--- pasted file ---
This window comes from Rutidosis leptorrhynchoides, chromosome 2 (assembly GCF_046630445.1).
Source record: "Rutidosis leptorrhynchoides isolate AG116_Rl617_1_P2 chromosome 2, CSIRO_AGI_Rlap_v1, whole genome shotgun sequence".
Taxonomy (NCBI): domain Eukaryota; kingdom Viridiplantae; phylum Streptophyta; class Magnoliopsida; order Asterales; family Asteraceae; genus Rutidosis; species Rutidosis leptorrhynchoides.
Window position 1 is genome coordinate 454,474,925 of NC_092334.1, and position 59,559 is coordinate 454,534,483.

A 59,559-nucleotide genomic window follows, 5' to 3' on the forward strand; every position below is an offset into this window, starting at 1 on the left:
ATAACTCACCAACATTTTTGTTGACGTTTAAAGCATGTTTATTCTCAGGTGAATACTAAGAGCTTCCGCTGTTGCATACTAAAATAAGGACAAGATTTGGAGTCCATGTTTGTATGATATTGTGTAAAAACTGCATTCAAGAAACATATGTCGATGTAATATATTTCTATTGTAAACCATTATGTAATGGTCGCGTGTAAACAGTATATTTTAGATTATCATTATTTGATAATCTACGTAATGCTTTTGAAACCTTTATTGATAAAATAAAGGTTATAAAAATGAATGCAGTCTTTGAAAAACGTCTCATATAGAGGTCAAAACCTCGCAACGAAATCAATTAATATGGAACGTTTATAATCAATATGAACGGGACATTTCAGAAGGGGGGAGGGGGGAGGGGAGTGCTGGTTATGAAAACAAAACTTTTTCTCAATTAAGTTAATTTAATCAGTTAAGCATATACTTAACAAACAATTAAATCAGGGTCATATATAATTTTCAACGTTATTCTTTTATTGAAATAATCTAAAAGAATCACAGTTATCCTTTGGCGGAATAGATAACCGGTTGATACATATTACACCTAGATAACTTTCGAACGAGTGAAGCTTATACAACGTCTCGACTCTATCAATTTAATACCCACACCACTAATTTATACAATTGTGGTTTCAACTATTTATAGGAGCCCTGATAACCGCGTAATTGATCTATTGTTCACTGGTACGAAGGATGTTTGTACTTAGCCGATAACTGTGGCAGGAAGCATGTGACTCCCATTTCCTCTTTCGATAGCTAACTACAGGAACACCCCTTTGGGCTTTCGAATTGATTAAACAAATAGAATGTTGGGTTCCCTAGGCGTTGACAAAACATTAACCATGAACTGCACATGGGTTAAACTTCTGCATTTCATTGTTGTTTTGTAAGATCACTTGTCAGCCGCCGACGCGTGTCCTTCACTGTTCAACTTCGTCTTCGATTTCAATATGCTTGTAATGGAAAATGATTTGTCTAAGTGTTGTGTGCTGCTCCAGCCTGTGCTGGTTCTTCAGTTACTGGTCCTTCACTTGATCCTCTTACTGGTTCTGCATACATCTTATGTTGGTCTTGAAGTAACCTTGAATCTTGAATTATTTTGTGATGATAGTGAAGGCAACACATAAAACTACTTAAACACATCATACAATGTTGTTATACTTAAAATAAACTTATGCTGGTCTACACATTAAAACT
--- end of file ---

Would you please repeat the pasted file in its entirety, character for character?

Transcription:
This window comes from Rutidosis leptorrhynchoides, chromosome 2 (assembly GCF_046630445.1).
Source record: "Rutidosis leptorrhynchoides isolate AG116_Rl617_1_P2 chromosome 2, CSIRO_AGI_Rlap_v1, whole genome shotgun sequence".
Taxonomy (NCBI): domain Eukaryota; kingdom Viridiplantae; phylum Streptophyta; class Magnoliopsida; order Asterales; family Asteraceae; genus Rutidosis; species Rutidosis leptorrhynchoides.
Window position 1 is genome coordinate 454,474,925 of NC_092334.1, and position 59,559 is coordinate 454,534,483.

A 59,559-nucleotide genomic window follows, 5' to 3' on the forward strand; every position below is an offset into this window, starting at 1 on the left:
ATAACTCACCAACATTTTTGTTGACGTTTAAAGCATGTTTATTCTCAGGTGAATACTAAGAGCTTCCGCTGTTGCATACTAAAATAAGGACAAGATTTGGAGTCCATGTTTGTATGATATTGTGTAAAAACTGCATTCAAGAAACATATGTCGATGTAATATATTTCTATTGTAAACCATTATGTAATGGTCGCGTGTAAACAGTATATTTTAGATTATCATTATTTGATAATCTACGTAATGCTTTTGAAACCTTTATTGATAAAATAAAGGTTATAAAAATGAATGCAGTCTTTGAAAAACGTCTCATATAGAGGTCAAAACCTCGCAACGAAATCAATTAATATGGAACGTTTATAATCAATATGAACGGGACATTTCAGAAGGGGGGAGGGGGGAGGGGAGTGCTGGTTATGAAAACAAAACTTTTTCTCAATTAAGTTAATTTAATCAGTTAAGCATATACTTAACAAACAATTAAATCAGGGTCATATATAATTTTCAACGTTATTCTTTTATTGAAATAATCTAAAAGAATCACAGTTATCCTTTGGCGGAATAGATAACCGGTTGATACATATTACACCTAGATAACTTTCGAACGAGTGAAGCTTATACAACGTCTCGACTCTATCAATTTAATACCCACACCACTAATTTATACAATTGTGGTTTCAACTATTTATAGGAGCCCTGATAACCGCGTAATTGATCTATTGTTCACTGGTACGAAGGATGTTTGTACTTAGCCGATAACTGTGGCAGGAAGCATGTGACTCCCATTTCCTCTTTCGATAGCTAACTACAGGAACACCCCTTTGGGCTTTCGAATTGATTAAACAAATAGAATGTTGGGTTCCCTAGGCGTTGACAAAACATTAACCATGAACTGCACATGGGTTAAACTTCTGCATTTCATTGTTGTTTTGTAAGATCACTTGTCAGCCGCCGACGCGTGTCCTTCACTGTTCAACTTCGTCTTCGATTTCAATATGCTTGTAATGGAAAATGATTTGTCTAAGTGTTGTGTGCTGCTCCAGCCTGTGCTGGTTCTTCAGTTACTGGTCCTTCACTTGATCCTCTTACTGGTTCTGCATACATCTTATGTTGGTCTTGAAGTAACCTTGAATCTTGAATTATTTTGTGATGATAGTGAAGGCAACACATAAAACTACTTAAACACATCATACAATGTTGTTATACTTAAAATAAACTTATGCTGGTCTACACATTAAAACT